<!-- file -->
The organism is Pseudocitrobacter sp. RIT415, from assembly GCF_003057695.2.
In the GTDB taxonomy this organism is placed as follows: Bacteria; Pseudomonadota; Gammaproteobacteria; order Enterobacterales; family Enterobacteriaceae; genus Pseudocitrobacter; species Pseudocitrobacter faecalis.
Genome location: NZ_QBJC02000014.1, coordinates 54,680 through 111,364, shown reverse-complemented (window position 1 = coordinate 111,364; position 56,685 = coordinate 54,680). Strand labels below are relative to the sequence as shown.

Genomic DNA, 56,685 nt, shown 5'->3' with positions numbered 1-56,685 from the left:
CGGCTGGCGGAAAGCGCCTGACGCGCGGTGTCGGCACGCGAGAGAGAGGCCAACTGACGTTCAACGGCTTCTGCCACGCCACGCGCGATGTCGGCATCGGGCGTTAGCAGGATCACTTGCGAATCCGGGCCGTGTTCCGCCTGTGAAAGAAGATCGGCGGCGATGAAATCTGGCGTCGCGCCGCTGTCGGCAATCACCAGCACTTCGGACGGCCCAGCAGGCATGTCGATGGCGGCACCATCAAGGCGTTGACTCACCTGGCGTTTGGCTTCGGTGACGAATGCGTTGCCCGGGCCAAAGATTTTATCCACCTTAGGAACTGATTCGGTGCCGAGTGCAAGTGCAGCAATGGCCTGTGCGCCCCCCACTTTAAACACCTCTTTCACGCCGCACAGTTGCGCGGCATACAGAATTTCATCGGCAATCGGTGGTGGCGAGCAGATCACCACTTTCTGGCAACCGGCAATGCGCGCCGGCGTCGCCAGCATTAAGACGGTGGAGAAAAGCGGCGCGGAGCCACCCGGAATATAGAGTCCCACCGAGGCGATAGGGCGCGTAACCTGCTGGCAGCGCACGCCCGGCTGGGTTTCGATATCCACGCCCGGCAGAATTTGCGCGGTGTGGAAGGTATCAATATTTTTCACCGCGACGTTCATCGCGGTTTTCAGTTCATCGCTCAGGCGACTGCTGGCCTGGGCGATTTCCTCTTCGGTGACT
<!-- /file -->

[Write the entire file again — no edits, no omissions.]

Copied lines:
The organism is Pseudocitrobacter sp. RIT415, from assembly GCF_003057695.2.
In the GTDB taxonomy this organism is placed as follows: Bacteria; Pseudomonadota; Gammaproteobacteria; order Enterobacterales; family Enterobacteriaceae; genus Pseudocitrobacter; species Pseudocitrobacter faecalis.
Genome location: NZ_QBJC02000014.1, coordinates 54,680 through 111,364, shown reverse-complemented (window position 1 = coordinate 111,364; position 56,685 = coordinate 54,680). Strand labels below are relative to the sequence as shown.

Genomic DNA, 56,685 nt, shown 5'->3' with positions numbered 1-56,685 from the left:
CGGCTGGCGGAAAGCGCCTGACGCGCGGTGTCGGCACGCGAGAGAGAGGCCAACTGACGTTCAACGGCTTCTGCCACGCCACGCGCGATGTCGGCATCGGGCGTTAGCAGGATCACTTGCGAATCCGGGCCGTGTTCCGCCTGTGAAAGAAGATCGGCGGCGATGAAATCTGGCGTCGCGCCGCTGTCGGCAATCACCAGCACTTCGGACGGCCCAGCAGGCATGTCGATGGCGGCACCATCAAGGCGTTGACTCACCTGGCGTTTGGCTTCGGTGACGAATGCGTTGCCCGGGCCAAAGATTTTATCCACCTTAGGAACTGATTCGGTGCCGAGTGCAAGTGCAGCAATGGCCTGTGCGCCCCCCACTTTAAACACCTCTTTCACGCCGCACAGTTGCGCGGCATACAGAATTTCATCGGCAATCGGTGGTGGCGAGCAGATCACCACTTTCTGGCAACCGGCAATGCGCGCCGGCGTCGCCAGCATTAAGACGGTGGAGAAAAGCGGCGCGGAGCCACCCGGAATATAGAGTCCCACCGAGGCGATAGGGCGCGTAACCTGCTGGCAGCGCACGCCCGGCTGGGTTTCGATATCCACGCCCGGCAGAATTTGCGCGGTGTGGAAGGTATCAATATTTTTCACCGCGACGTTCATCGCGGTTTTCAGTTCATCGCTCAGGCGACTGCTGGCCTGGGCGATTTCCTCTTCGGTGACT